By: Mark T. Murphy, DDS, FAGD
With apologies to President Abraham Lincoln.
“Three score and two years ago, our fathers brought forth on this continent a new concept called dental insurance, conceived from the medical model, and dedicated to the proposition that all should have access to quality dental care” …oops!
Dental “insurance”, once intended to help patients afford quality care has not had an increase in benefits in over 60 years! Someone forgot to index that to inflation; in 1955 gas was $.23 per gallon and a new Ford was under $2,000. Upon inception, dental insurance covered just over $1,000 and remains at or near that level today. With low deductibles and virtually NO similarity to other “real” insurances (medical, home, auto etc.) we should refer to “dental insurance” as a convenient maintenance plan. The working definition of INSURANCE is ‘when a third party provides coverage against a catastrophic loss’. There is nothing catastrophic about the dental benefit annual maximums! Total your car, spend the night in a hospital or have your house burn down and you will see catastrophic coverage in action.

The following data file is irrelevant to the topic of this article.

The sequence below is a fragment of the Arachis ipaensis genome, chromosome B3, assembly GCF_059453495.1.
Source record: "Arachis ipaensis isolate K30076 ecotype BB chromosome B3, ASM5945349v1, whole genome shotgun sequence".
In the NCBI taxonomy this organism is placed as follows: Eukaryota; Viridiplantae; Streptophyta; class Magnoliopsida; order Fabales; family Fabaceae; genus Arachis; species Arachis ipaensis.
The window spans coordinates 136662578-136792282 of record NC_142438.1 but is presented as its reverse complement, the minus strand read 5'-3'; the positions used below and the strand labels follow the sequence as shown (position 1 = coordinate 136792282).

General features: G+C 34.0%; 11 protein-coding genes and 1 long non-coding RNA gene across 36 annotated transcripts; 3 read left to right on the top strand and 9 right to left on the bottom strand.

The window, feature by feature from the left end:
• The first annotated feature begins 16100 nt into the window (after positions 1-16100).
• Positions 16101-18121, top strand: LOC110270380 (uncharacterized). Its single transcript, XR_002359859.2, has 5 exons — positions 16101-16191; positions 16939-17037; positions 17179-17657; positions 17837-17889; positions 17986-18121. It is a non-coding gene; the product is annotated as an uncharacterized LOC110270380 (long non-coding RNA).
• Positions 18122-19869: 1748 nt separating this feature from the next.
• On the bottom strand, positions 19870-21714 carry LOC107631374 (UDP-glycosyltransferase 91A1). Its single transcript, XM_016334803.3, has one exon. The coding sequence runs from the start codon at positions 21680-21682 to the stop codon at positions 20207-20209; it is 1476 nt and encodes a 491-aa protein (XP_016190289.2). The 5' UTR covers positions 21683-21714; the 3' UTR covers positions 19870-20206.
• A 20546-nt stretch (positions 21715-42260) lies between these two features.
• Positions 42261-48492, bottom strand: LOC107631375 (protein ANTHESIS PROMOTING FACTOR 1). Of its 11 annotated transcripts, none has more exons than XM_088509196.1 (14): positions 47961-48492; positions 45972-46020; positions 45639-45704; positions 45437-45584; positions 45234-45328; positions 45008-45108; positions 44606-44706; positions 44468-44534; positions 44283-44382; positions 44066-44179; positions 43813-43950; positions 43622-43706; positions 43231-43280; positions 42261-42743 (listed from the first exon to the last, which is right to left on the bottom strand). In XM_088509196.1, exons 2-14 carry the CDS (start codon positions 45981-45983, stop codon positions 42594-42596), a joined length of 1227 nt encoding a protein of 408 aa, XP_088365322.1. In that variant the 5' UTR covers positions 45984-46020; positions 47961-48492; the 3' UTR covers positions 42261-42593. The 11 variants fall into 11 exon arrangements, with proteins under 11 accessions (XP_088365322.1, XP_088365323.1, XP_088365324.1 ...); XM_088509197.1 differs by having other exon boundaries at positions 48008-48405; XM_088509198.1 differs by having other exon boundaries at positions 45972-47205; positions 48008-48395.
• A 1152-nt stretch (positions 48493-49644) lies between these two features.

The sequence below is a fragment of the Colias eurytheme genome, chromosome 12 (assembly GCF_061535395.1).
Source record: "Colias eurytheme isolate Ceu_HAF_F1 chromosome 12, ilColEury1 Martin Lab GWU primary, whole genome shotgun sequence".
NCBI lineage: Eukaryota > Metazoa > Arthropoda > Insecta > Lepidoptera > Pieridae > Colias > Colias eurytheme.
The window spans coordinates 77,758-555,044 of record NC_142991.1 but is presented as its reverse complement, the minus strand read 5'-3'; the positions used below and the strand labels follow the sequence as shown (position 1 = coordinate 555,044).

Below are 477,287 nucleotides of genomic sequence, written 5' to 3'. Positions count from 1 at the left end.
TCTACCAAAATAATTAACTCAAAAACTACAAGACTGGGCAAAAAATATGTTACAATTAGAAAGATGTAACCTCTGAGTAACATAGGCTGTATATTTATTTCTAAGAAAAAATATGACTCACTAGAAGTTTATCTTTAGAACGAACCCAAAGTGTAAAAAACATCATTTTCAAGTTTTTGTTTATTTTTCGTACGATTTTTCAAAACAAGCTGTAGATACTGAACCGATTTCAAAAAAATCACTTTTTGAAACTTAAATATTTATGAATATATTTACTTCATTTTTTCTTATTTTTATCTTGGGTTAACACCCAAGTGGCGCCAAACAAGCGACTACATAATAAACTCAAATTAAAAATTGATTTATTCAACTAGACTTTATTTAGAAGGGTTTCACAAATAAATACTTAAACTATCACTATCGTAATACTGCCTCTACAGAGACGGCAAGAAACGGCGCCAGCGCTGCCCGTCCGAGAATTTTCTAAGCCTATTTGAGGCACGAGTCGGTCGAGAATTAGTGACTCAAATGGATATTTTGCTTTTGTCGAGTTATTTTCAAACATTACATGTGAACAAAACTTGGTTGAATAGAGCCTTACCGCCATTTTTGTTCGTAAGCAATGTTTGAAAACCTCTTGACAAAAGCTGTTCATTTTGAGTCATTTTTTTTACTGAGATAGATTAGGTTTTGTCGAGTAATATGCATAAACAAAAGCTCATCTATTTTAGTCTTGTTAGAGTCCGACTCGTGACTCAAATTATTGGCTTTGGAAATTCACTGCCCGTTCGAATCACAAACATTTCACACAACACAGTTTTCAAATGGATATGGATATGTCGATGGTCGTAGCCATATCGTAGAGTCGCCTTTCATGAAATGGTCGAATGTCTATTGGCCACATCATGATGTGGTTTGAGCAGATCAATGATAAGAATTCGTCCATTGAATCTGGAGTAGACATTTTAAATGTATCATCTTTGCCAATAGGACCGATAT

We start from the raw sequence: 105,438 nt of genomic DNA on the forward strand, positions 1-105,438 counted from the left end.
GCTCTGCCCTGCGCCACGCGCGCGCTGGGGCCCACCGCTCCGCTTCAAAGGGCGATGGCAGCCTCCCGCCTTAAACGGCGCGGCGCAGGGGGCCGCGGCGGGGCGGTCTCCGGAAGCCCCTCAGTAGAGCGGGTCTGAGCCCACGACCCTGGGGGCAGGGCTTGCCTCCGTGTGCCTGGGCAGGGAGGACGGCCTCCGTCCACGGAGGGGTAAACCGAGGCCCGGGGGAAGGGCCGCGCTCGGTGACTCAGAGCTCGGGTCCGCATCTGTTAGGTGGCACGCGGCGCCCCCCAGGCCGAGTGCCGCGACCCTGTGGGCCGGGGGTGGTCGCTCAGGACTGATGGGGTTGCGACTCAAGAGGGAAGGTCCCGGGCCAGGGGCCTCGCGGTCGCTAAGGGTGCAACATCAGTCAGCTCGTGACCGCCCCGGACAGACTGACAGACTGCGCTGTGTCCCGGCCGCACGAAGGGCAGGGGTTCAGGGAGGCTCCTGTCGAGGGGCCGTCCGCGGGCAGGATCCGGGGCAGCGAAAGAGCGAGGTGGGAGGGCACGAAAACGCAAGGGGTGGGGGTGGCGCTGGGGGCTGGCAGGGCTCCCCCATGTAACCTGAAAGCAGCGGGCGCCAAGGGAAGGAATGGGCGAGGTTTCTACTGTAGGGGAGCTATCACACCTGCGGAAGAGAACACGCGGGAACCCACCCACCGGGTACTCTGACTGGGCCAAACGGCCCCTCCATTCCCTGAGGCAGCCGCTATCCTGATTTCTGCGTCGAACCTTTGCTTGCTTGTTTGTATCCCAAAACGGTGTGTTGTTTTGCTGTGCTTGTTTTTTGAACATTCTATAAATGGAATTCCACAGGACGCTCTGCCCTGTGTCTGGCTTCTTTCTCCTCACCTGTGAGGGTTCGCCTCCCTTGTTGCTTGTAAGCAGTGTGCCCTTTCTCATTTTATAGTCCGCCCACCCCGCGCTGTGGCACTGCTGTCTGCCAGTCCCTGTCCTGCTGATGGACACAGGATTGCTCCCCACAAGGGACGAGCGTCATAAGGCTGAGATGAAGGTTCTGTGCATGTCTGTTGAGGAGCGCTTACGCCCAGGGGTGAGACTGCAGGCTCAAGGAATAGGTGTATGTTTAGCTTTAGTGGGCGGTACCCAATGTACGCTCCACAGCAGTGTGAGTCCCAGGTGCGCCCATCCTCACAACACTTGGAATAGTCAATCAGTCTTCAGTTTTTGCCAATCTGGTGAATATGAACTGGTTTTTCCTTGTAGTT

Dentists did not go to business school and often must have costs to maintain the status quo. Lower dental coverage and reimbursements mean looking for lower cost products and services. Look for a dentist who works with a dental laboratory that is certified and/or uses the best materials, techniques and manufacturing standards. Ask what’s in my mouth? Our first President really did have carved wooden dentures with various types of teeth in them. Perhaps if George had real insurance and asked that question he would have had implants instead!
Editor’s Note: Do you know what to ask your dentist? Read what four questions to ask your dentist here.
Mark T. Murphy, DDS, FAGD
Mark is the Lead Faculty for Clinical Education at ProSomnus Sleep Technologies, Principal of FunktionalTracker.com, serves on the Guest Faculty at the University of Detroit Mercy School of Dentistry and is a Regular Presenter on Business Development, Practice Management and Leadership at the Pankey Institute.
He has served on the Boards of Directors of the Pankey Institute, National Association of Dental Laboratories, the Identalloy Council, the Foundation for Dental Laboratory Technology, St. Vincent DePaul’s Dental Center and the Dental Advisor.
He lectures internationally on Leadership, Practice Management, Communication, Case Acceptance, Planning, Occlusion, Sleep and TMD. He has a knack for presenting pertinent information in an entertaining manner.